It’s a matter of when, not if.

At last week’s District 208 school board meeting, Interim Superintendent David Bonnette outlined a bleak long-range financial projection for Riverside-Brookfield High School, and it is apparent that the school will soon have to ask the voters to pay higher taxes to keep RB running at anywhere near its current level.

With revenues running far behind expenditures, a property tax referendum looms for the district.

When would RB seek to pass a referendum?

“I would say the spring of 2011,” said Bonnette.

District 208 school board President James Marciniak was less specific.

“I don’t have an expectation on the when, but there will be a when just based on how the tax-cap system affects us,” Marciniak said. “Looking at the projections, it’s probably not going to be any further out than two or three years.”

According to the projections, which assume no budget cuts, RB would run operating deficits of about $2.3 million in 2011, $2.9 million in 2012 and 3.9 million in 2013.

RB would run out of cash reserves by 2013, when its ending fund balance is projected to be a negative $1.6 million.

“It’s sobering,” said school board finance committee co-chair MariAnn Leibrandt when Bonnette finished his presentation.

Bonnette emphasized that the projections are not a budget.

“This is a summary document,” Bonnette said. “This is taking the current staff and moving them ahead a year.”

The projections assume future property tax growth of about 2.5 percent per year and enrollment growth at RB to 1,675 students in the 2014-15 school year.

“At least 75 percent and perhaps a little bit more of our costs are tied up in salaries and in benefits,” Bonnette said. “We’re looking at salaries to go up a little over 5 percent and we are looking for benefits to go up by 8 percent.”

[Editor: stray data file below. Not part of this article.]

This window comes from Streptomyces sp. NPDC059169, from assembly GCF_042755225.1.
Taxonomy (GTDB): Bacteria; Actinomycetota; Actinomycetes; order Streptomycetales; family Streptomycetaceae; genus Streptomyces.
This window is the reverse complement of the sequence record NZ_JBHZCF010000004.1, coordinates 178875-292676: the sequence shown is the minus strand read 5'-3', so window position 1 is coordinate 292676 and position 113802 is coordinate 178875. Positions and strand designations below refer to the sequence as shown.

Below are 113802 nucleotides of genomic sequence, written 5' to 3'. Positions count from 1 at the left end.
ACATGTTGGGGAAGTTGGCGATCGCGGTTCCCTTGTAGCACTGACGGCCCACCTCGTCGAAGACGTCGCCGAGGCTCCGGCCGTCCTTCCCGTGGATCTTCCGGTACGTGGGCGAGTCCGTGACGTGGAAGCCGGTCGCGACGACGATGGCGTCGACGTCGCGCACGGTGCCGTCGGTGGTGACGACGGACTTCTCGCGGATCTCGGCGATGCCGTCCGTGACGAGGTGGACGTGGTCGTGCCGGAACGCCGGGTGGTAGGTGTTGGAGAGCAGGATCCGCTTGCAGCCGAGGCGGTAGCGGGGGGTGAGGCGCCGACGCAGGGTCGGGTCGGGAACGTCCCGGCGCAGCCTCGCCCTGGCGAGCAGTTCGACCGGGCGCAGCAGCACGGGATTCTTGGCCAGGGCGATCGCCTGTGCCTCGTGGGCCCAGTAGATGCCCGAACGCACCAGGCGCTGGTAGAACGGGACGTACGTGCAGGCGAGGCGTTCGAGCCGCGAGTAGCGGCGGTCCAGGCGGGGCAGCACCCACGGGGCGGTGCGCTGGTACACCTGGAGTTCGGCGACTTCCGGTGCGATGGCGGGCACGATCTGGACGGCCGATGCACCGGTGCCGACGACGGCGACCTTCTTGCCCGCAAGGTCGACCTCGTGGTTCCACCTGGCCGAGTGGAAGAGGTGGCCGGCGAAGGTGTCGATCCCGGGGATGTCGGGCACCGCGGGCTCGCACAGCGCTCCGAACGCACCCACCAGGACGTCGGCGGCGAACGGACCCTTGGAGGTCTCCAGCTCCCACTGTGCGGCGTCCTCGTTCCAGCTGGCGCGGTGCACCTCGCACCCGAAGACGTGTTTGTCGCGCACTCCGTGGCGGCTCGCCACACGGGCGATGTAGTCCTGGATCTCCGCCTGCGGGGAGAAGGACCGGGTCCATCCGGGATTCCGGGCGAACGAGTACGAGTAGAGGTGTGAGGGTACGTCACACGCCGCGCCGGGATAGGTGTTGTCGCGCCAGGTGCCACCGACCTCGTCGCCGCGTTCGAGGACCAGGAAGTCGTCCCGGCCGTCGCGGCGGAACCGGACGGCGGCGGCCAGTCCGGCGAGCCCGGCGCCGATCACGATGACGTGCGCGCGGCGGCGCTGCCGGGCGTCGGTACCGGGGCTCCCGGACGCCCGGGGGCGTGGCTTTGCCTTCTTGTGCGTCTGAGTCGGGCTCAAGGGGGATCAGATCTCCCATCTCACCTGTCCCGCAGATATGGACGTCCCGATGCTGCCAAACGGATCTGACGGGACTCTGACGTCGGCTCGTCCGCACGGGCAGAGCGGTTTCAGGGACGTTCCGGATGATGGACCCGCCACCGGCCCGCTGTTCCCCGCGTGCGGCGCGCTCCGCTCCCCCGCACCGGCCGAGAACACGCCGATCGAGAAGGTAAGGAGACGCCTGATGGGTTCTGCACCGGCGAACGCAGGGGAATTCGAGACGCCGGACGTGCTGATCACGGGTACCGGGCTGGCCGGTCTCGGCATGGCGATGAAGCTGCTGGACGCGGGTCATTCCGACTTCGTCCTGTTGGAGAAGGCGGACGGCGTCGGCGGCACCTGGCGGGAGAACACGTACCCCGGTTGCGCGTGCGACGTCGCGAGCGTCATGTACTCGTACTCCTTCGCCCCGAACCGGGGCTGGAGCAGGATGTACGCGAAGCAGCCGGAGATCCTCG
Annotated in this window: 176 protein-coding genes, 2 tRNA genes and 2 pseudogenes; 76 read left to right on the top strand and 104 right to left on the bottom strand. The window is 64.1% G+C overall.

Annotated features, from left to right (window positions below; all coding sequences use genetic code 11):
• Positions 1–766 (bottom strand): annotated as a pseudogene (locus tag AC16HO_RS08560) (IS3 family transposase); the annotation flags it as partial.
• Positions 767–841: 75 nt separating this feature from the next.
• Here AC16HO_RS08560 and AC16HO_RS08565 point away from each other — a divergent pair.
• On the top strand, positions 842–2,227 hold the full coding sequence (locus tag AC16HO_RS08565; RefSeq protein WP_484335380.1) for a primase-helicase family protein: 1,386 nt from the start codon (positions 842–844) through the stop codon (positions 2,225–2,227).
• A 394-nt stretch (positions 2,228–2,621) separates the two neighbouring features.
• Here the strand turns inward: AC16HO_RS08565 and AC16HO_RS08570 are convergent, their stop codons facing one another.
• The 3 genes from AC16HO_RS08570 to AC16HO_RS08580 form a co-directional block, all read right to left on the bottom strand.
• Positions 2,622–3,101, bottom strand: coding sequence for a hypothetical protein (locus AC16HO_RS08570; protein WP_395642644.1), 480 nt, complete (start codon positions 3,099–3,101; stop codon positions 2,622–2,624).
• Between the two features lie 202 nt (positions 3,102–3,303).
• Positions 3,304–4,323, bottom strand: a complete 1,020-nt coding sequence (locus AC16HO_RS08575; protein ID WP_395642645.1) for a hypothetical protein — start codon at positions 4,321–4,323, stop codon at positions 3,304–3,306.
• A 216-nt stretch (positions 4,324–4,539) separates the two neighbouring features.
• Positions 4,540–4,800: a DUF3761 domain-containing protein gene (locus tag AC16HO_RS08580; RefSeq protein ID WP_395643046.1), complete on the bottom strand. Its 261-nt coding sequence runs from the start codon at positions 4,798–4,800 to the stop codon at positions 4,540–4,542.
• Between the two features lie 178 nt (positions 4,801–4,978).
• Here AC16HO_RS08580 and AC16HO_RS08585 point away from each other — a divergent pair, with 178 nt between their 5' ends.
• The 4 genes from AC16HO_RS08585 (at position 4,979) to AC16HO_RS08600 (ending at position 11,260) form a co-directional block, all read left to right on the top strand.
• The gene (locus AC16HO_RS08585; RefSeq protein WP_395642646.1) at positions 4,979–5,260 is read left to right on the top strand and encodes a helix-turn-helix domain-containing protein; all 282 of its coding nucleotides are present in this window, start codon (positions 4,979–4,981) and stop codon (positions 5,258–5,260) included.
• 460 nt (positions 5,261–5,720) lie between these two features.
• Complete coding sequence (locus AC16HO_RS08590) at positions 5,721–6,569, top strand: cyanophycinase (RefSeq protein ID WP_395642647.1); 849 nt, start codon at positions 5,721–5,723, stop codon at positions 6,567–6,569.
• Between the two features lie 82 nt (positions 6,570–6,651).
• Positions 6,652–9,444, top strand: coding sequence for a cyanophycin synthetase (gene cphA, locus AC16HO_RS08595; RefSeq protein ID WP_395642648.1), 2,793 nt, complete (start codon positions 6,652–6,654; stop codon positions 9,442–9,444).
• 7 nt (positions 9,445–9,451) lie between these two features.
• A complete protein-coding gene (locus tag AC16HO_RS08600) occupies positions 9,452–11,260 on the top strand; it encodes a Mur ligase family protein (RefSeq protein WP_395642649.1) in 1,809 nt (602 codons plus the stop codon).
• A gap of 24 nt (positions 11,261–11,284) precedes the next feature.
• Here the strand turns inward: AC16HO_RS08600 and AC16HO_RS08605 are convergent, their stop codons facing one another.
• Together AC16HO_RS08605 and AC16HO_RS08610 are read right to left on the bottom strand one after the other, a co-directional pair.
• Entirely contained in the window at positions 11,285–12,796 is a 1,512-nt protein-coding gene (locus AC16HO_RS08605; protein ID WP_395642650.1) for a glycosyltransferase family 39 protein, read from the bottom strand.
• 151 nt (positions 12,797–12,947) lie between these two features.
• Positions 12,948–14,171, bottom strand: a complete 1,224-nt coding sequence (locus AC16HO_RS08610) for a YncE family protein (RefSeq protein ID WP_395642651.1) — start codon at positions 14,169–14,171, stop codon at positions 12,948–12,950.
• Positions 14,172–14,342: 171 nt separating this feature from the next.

The property tax cap law will limit District 208’s next tax levy to a mere one-tenth of 1 percent increase in the coming year. RB will be allowed to increase its next levy after that by 2.7 percent.

The tax cap law limits property tax levy increases to the consumer price index or 5 percent, whichever is less. Other revenues are flat or decreasing, Bonnette said, adding that RB lost over $1 million when major commercial property owners in the district won reductions in their assessments and that state and federal aid is not likely to increase.

“Our revenues are going up about zero, maybe a little bit less,” Bonnette said. “Our expenses are going up 5 percent, maybe a little bit more. You cannot sustain a budget with zero-percent revenue growth and 5-percent increase in expenses.

In a subsequent interview, Bonnette said that RB administrators are working to reduce the deficits and will provide an outline of tentative budgets to the school board in March.

“We need to either figure out a way to enhance revenues, and there aren’t any options there, or to reduce expenditures by $2.3 million,” Bonnette said.

It seems clear that the projections are laying the groundwork for a referendum campaign.

The sooner we start talking about this subject and laying out the information and letting people know what the picture is the better,” said Marciniak.

In 2006 voters approved raising taxes to borrow approximately $58 million to pay for the recent renovation and addition at RB. None of that money went towards operating expenses.

Finance committee co-chair Mike Welch said that he would not support borrowing money for working cash as RB did two years ago by selling bonds. That action did not require voter approval, although an unsuccessful attempt was made via petition to put the question on the ballot.

“I am not in favor of increasing taxes without a taxpayer vote,” Welch said.

Welch said he wants to see significant budget cuts before asking the voters for more money.